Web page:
Confronting racism on the job

Filmmaker Fateh Ahmed (right) recently teamed up with writer Sarah Kiros to document systemic racism in Nova Scotia.

A local writer and documentary filmmaker team up to explore the experiences of Black workers

Writer Sarah Kiros didn’t have to try hard to convince Fateh Ahmed to direct her documentary Working While Black.

“I was researching a similar topic and that was a perfect opportunity for the two of us to discuss the documentary further and see how we could better tell a Canadian story,” Ahmed says.

The collaboration resulted in a documentary sharing stories from Black Canadians in Montreal, Toronto, Calgary, and Halifax about their work experiences. Self-employed people, white-collar workers, and labourers all describe systemic racism and constant stress.

“Why does every Black person have to develop a strong sense of independence?” he asks. “Why do they have to work multiple jobs? Why can’t they rely on the system?”

He adds that the documentary’s goal is to find solutions, not just share horror stories. “It also addresses the systemic racism at the workplace, for example, being deprived of opportunities, the lack of access to mentorship, promotions being passed by … even lack of access to capital,” he says. “These are systems that are put in place to exclude, harm, and keep you at a certain level.”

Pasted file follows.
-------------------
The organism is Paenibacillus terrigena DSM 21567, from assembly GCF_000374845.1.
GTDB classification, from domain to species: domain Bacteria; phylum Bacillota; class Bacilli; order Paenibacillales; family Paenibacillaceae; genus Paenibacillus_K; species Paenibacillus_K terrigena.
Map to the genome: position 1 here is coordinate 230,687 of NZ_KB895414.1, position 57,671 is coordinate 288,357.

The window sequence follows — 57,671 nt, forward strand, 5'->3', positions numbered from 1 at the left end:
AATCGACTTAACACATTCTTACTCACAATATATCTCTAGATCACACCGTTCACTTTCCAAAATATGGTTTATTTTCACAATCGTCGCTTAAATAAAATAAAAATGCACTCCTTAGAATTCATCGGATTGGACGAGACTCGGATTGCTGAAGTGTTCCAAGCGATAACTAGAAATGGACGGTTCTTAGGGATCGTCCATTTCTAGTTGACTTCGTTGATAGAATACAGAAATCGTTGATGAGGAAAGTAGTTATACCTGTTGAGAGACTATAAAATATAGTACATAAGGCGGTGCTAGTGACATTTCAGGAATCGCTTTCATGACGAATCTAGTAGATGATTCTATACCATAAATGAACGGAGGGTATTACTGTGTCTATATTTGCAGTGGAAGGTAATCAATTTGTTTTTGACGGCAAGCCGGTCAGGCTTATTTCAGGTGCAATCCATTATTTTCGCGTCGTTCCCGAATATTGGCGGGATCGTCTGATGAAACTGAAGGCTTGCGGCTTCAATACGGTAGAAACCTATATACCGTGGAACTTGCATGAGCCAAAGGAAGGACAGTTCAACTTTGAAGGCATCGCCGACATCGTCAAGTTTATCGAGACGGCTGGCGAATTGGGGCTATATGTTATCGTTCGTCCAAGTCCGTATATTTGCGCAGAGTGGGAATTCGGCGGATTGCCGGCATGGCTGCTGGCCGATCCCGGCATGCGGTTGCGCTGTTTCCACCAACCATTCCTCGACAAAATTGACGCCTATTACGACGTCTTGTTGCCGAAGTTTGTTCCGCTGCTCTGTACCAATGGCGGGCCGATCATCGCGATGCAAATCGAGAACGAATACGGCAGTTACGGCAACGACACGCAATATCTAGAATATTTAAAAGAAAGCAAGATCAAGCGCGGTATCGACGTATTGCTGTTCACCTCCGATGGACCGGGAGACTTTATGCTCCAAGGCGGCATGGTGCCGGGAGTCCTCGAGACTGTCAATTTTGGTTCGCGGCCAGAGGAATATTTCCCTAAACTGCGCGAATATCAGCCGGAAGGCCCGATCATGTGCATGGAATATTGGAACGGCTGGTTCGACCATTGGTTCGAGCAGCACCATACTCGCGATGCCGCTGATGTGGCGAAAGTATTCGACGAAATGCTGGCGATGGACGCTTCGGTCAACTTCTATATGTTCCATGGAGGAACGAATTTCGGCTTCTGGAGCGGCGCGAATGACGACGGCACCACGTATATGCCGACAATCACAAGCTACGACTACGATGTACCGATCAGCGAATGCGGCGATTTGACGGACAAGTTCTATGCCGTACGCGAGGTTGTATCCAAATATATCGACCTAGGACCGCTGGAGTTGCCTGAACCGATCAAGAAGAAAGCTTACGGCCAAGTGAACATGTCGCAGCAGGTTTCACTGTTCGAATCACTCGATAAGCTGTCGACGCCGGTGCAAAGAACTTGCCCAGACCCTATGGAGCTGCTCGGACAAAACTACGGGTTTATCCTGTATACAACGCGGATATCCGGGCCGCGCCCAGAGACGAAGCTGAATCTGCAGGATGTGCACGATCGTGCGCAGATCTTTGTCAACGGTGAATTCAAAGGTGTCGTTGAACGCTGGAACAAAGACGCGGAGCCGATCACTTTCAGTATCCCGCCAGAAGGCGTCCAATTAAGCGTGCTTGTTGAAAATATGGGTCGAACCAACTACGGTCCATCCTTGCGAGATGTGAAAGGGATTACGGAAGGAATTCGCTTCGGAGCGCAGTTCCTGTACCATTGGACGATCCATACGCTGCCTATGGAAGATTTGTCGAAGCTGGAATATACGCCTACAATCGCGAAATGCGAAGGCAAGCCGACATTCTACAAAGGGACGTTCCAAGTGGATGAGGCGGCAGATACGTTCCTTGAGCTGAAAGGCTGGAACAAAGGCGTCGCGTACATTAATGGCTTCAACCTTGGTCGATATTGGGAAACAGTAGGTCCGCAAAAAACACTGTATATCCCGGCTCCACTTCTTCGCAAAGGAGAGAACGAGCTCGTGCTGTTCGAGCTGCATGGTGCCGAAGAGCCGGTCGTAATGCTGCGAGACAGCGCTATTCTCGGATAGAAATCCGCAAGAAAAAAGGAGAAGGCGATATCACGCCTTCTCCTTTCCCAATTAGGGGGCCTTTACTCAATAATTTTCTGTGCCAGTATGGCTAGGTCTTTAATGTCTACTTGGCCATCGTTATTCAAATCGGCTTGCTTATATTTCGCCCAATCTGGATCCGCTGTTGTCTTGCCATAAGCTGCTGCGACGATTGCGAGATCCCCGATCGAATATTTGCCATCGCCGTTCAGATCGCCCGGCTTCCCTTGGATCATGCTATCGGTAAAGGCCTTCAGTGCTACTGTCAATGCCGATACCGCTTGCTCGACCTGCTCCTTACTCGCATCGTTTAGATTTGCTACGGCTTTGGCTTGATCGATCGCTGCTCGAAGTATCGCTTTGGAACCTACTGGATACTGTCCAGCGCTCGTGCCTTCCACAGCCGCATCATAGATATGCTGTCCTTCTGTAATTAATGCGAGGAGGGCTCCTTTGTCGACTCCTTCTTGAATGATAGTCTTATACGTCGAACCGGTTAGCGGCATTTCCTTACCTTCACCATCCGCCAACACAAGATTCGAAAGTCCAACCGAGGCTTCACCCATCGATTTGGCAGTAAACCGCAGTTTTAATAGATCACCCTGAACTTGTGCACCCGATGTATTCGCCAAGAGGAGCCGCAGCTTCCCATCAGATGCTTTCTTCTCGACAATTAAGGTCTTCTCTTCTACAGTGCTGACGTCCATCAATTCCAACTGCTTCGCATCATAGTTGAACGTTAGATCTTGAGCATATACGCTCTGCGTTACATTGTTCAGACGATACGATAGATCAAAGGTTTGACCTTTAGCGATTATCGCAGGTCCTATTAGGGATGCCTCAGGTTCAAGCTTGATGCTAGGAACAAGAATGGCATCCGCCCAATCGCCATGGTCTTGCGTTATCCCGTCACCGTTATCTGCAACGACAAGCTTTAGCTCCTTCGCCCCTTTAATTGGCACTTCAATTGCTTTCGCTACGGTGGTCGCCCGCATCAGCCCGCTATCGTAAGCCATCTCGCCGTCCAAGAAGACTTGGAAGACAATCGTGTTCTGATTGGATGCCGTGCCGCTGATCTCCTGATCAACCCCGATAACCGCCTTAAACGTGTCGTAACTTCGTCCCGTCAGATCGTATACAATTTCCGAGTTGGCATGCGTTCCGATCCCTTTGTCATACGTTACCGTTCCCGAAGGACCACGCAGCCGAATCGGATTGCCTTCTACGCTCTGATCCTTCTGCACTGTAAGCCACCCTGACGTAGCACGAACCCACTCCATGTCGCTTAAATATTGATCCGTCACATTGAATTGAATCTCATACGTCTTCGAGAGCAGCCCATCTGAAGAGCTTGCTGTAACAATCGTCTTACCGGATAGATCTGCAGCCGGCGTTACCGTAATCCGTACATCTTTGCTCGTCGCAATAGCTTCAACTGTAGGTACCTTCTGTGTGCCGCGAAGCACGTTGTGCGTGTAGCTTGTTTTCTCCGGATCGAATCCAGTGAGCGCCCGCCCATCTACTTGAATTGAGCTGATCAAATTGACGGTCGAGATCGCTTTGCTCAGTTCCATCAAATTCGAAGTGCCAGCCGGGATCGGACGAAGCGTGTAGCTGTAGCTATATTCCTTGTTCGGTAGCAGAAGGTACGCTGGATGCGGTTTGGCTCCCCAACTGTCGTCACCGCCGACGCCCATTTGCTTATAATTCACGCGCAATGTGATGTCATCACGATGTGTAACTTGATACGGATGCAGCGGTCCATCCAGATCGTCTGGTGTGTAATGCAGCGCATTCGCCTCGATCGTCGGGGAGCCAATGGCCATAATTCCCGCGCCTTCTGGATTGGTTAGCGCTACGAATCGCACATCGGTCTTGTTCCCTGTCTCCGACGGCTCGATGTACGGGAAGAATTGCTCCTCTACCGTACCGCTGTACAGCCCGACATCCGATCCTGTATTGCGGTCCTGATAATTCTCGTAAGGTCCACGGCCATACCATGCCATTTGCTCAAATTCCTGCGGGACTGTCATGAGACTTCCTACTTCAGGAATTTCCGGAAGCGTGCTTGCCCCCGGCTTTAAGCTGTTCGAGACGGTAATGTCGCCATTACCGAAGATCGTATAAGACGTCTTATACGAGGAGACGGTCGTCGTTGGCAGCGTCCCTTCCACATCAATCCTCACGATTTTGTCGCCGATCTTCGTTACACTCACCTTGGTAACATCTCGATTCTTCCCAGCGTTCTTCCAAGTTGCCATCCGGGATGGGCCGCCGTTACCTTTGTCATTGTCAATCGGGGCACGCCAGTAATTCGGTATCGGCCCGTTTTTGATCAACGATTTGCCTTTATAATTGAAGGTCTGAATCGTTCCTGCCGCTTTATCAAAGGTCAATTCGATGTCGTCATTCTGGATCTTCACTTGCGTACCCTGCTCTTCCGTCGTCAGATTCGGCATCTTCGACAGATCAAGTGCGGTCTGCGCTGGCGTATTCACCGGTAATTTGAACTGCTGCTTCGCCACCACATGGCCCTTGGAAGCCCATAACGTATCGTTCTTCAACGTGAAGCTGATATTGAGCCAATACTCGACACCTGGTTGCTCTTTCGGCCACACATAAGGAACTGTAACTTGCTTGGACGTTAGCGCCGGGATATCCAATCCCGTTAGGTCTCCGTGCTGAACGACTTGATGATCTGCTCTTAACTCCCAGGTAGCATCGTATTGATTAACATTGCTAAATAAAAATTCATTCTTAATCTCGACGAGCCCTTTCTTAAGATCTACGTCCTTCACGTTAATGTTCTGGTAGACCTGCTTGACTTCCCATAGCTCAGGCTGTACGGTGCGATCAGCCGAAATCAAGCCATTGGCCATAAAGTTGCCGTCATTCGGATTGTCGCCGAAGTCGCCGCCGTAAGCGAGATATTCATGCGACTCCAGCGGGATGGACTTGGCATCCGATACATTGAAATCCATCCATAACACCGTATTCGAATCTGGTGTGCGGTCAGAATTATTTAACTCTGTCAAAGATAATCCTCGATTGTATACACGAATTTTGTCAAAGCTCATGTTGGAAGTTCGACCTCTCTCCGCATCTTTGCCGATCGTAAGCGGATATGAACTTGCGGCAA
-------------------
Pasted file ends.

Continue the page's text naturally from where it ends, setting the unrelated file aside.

Ahmed attributes many of the issues Black workers encounter in Nova Scotia to the educational system. 

“The vast majority of the Black community are taught their histories as being in the slave ship,” he says. “The history that’s being taught in Nova Scotia’s public schools is white.”

And that feeds denial and unconscious bias, which employers could (but usually don’t) redress with training. 

“You are making an assessment on the person walking through the door based on their appearance and treating them accordingly, so a decision has already been made before you even enter the room,” he says. “Many Black workers struggle with the double identities — how do I behave and act in relation to (white) Canadians, and how do I act and behave in relation to … the Black community? Quite often, those two identities are in conflict.”

He hopes the documentary will make audiences more aware and empathetic.

“Treat people with respect, love and dignity: that’s all I am hoping for by the end of watching this documentary,” he says. “Being able to see beyond race and be able not necessarily to sympathize, but mostly to become human, realizing that treating someone differently based on their race does have consequences.”

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